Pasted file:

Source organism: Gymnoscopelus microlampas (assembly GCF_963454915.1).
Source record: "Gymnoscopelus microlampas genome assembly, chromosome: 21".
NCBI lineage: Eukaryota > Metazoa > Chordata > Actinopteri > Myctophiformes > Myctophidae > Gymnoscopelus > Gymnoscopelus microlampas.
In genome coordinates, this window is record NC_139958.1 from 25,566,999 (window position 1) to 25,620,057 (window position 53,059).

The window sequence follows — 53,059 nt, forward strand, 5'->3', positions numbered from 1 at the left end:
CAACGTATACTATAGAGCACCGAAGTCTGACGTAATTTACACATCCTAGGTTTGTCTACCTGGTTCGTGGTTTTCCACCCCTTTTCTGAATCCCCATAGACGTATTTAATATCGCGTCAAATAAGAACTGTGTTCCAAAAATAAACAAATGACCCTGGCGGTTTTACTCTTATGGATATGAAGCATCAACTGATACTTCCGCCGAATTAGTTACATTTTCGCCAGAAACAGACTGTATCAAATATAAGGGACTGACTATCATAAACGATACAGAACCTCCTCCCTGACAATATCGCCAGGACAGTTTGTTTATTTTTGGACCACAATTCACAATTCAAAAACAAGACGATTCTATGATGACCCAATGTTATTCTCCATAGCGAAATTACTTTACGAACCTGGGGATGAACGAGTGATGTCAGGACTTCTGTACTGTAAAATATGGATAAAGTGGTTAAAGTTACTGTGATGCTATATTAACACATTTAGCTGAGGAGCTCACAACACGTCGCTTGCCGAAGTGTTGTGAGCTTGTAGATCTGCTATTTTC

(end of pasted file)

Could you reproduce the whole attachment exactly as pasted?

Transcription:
Source organism: Gymnoscopelus microlampas (assembly GCF_963454915.1).
Source record: "Gymnoscopelus microlampas genome assembly, chromosome: 21".
NCBI lineage: Eukaryota > Metazoa > Chordata > Actinopteri > Myctophiformes > Myctophidae > Gymnoscopelus > Gymnoscopelus microlampas.
In genome coordinates, this window is record NC_139958.1 from 25,566,999 (window position 1) to 25,620,057 (window position 53,059).

The window sequence follows — 53,059 nt, forward strand, 5'->3', positions numbered from 1 at the left end:
CAACGTATACTATAGAGCACCGAAGTCTGACGTAATTTACACATCCTAGGTTTGTCTACCTGGTTCGTGGTTTTCCACCCCTTTTCTGAATCCCCATAGACGTATTTAATATCGCGTCAAATAAGAACTGTGTTCCAAAAATAAACAAATGACCCTGGCGGTTTTACTCTTATGGATATGAAGCATCAACTGATACTTCCGCCGAATTAGTTACATTTTCGCCAGAAACAGACTGTATCAAATATAAGGGACTGACTATCATAAACGATACAGAACCTCCTCCCTGACAATATCGCCAGGACAGTTTGTTTATTTTTGGACCACAATTCACAATTCAAAAACAAGACGATTCTATGATGACCCAATGTTATTCTCCATAGCGAAATTACTTTACGAACCTGGGGATGAACGAGTGATGTCAGGACTTCTGTACTGTAAAATATGGATAAAGTGGTTAAAGTTACTGTGATGCTATATTAACACATTTAGCTGAGGAGCTCACAACACGTCGCTTGCCGAAGTGTTGTGAGCTTGTAGATCTGCTATTTTC